There are countries that take a part of me, momentarily or forever -- be it a patch of their blue skies, a portrait of some mist covered mountain, the sun setting on the River Rhine, a long countryside drive from Kazakhstan to Kyrgyztan or some castle from forgotten times.
Myanmar is one of those places that took a part of me and made me feel at home. I will miss the barefoot walks, the milk tea, the Buddhist monks in saffron robes, the quiet mornings in full view of the Shwedagon Pagoda, the smiles of young girls with painted cheeks and many more.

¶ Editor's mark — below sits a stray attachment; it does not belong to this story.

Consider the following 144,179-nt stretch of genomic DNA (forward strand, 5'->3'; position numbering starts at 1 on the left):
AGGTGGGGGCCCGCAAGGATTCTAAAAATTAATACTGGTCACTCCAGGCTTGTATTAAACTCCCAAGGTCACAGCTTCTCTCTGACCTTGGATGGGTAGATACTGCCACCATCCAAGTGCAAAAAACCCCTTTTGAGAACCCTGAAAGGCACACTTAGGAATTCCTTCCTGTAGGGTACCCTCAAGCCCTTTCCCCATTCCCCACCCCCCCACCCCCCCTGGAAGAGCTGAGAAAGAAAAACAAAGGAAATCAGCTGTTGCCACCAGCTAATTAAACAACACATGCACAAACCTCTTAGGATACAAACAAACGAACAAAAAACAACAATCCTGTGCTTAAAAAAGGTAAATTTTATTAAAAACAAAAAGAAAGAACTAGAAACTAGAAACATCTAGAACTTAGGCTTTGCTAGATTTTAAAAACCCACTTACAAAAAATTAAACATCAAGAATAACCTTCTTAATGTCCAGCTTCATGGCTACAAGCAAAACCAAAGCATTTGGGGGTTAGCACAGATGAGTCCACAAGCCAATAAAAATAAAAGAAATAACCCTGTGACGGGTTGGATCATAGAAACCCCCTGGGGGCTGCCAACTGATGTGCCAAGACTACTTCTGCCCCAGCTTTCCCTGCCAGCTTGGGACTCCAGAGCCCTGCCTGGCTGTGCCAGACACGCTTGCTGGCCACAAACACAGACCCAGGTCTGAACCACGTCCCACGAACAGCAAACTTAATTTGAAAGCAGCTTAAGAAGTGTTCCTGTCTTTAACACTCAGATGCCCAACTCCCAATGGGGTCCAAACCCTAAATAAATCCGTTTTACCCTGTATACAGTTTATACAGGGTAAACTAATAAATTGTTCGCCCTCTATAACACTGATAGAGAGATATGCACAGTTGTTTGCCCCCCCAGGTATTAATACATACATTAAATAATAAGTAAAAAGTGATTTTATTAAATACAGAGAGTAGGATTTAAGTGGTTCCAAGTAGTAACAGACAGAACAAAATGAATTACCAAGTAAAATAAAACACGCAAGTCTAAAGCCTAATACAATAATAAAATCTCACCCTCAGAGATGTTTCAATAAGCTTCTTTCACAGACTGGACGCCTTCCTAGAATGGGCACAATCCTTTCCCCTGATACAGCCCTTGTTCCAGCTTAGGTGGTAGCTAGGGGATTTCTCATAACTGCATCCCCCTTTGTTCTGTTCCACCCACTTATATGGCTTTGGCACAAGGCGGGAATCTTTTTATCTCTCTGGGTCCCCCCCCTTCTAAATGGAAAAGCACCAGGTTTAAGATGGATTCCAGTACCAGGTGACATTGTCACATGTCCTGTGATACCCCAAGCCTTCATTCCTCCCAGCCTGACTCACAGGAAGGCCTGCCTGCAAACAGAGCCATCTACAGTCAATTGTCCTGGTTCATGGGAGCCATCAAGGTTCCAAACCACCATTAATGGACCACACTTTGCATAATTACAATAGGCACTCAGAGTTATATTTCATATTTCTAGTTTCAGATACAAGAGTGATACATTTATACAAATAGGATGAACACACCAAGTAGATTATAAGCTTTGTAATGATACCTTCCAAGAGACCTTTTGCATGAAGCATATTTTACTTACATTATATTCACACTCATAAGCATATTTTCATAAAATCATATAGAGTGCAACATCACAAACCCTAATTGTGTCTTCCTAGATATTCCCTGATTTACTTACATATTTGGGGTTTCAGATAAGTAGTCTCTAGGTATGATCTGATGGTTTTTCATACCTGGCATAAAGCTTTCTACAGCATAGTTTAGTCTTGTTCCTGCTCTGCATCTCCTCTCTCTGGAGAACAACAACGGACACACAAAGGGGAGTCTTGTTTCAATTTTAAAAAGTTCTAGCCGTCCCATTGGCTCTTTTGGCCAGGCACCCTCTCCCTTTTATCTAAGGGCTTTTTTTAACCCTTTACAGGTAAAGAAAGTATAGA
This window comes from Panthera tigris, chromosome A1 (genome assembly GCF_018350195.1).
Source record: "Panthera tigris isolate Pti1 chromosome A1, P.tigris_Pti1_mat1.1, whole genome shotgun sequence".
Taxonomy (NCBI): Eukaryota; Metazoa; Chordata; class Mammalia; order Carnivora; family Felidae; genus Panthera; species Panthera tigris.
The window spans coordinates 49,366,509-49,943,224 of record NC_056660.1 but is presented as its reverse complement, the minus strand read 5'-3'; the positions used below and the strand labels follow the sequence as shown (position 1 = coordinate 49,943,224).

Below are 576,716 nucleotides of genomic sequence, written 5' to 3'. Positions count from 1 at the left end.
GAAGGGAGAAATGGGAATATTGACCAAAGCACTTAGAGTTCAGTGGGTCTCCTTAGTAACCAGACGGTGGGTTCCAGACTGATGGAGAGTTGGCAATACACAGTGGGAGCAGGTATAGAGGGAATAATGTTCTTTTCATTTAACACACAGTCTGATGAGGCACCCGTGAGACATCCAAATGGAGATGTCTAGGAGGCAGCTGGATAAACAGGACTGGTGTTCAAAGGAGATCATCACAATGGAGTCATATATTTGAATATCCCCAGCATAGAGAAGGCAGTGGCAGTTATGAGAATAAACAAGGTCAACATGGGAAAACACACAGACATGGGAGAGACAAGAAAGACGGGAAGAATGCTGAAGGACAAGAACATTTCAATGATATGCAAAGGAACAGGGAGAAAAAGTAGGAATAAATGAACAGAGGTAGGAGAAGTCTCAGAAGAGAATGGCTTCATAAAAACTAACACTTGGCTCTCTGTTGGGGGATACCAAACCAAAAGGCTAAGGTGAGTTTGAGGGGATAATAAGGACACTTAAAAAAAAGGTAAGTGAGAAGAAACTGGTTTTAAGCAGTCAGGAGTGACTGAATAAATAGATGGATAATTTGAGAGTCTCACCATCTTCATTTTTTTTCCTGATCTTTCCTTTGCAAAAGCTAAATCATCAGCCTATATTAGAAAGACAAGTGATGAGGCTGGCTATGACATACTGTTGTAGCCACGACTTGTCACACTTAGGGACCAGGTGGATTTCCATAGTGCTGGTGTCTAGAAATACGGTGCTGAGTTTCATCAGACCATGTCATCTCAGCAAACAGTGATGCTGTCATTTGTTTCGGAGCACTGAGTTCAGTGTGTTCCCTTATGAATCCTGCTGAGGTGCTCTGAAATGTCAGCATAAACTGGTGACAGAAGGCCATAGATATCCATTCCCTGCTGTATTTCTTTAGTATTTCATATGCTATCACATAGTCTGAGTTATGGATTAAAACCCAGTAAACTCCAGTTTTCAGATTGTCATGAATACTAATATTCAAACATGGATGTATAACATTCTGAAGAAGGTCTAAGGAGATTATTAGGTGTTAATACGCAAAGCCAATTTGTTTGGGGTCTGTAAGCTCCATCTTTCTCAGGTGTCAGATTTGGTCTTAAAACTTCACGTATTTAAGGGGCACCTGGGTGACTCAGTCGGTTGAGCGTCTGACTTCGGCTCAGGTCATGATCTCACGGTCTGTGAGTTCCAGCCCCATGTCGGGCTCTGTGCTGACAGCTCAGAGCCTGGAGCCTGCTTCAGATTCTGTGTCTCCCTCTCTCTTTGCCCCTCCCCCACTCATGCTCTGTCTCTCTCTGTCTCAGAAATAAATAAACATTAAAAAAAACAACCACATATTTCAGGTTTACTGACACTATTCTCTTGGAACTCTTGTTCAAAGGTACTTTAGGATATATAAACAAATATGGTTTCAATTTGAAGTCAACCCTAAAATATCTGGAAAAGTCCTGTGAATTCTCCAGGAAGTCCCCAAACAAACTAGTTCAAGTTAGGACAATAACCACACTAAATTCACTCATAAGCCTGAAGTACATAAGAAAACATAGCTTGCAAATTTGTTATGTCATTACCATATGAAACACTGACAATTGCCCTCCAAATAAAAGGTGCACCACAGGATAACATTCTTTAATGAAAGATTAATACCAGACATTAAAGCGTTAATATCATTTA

I will miss the August rain and the sweltering heat, those stark contrasts that are not unlike the contradictions I live with. I will miss the conversations with taxi drivers and even the horrendous traffic. I will miss the gold-plated pagodas and giant Buddhas.
But it will not be for long. I know I will be back because I felt at home, somewhere out there, in between Buddha's shadows on the newly-paved roads of Yangon and in my heart.